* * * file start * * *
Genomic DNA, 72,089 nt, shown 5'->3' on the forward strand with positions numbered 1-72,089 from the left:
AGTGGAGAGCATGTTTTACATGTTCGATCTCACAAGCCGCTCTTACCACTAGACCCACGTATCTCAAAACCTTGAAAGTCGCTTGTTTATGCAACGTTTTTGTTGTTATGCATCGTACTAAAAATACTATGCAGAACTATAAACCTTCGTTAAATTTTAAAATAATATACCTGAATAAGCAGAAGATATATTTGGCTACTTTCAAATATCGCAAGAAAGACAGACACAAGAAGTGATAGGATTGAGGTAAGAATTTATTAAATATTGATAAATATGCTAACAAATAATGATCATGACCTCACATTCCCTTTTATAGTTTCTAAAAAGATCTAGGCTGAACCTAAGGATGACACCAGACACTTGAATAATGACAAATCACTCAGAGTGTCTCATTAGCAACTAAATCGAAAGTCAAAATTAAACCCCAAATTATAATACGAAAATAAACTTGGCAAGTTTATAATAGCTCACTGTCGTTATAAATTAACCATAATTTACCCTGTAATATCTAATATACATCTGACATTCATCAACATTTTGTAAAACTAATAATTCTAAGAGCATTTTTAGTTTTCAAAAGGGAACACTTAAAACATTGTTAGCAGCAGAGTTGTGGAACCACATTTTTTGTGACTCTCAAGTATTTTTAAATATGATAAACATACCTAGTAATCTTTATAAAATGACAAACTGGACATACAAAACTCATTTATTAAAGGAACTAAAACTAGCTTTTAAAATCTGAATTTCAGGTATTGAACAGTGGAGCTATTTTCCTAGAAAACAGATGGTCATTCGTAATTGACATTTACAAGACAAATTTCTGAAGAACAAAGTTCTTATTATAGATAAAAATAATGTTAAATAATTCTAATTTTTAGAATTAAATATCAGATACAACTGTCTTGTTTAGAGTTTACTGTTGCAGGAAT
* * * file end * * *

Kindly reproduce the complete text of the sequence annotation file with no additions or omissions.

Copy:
Genomic DNA, 72,089 nt, shown 5'->3' on the forward strand with positions numbered 1-72,089 from the left:
AGTGGAGAGCATGTTTTACATGTTCGATCTCACAAGCCGCTCTTACCACTAGACCCACGTATCTCAAAACCTTGAAAGTCGCTTGTTTATGCAACGTTTTTGTTGTTATGCATCGTACTAAAAATACTATGCAGAACTATAAACCTTCGTTAAATTTTAAAATAATATACCTGAATAAGCAGAAGATATATTTGGCTACTTTCAAATATCGCAAGAAAGACAGACACAAGAAGTGATAGGATTGAGGTAAGAATTTATTAAATATTGATAAATATGCTAACAAATAATGATCATGACCTCACATTCCCTTTTATAGTTTCTAAAAAGATCTAGGCTGAACCTAAGGATGACACCAGACACTTGAATAATGACAAATCACTCAGAGTGTCTCATTAGCAACTAAATCGAAAGTCAAAATTAAACCCCAAATTATAATACGAAAATAAACTTGGCAAGTTTATAATAGCTCACTGTCGTTATAAATTAACCATAATTTACCCTGTAATATCTAATATACATCTGACATTCATCAACATTTTGTAAAACTAATAATTCTAAGAGCATTTTTAGTTTTCAAAAGGGAACACTTAAAACATTGTTAGCAGCAGAGTTGTGGAACCACATTTTTTGTGACTCTCAAGTATTTTTAAATATGATAAACATACCTAGTAATCTTTATAAAATGACAAACTGGACATACAAAACTCATTTATTAAAGGAACTAAAACTAGCTTTTAAAATCTGAATTTCAGGTATTGAACAGTGGAGCTATTTTCCTAGAAAACAGATGGTCATTCGTAATTGACATTTACAAGACAAATTTCTGAAGAACAAAGTTCTTATTATAGATAAAAATAATGTTAAATAATTCTAATTTTTAGAATTAAATATCAGATACAACTGTCTTGTTTAGAGTTTACTGTTGCAGGAAT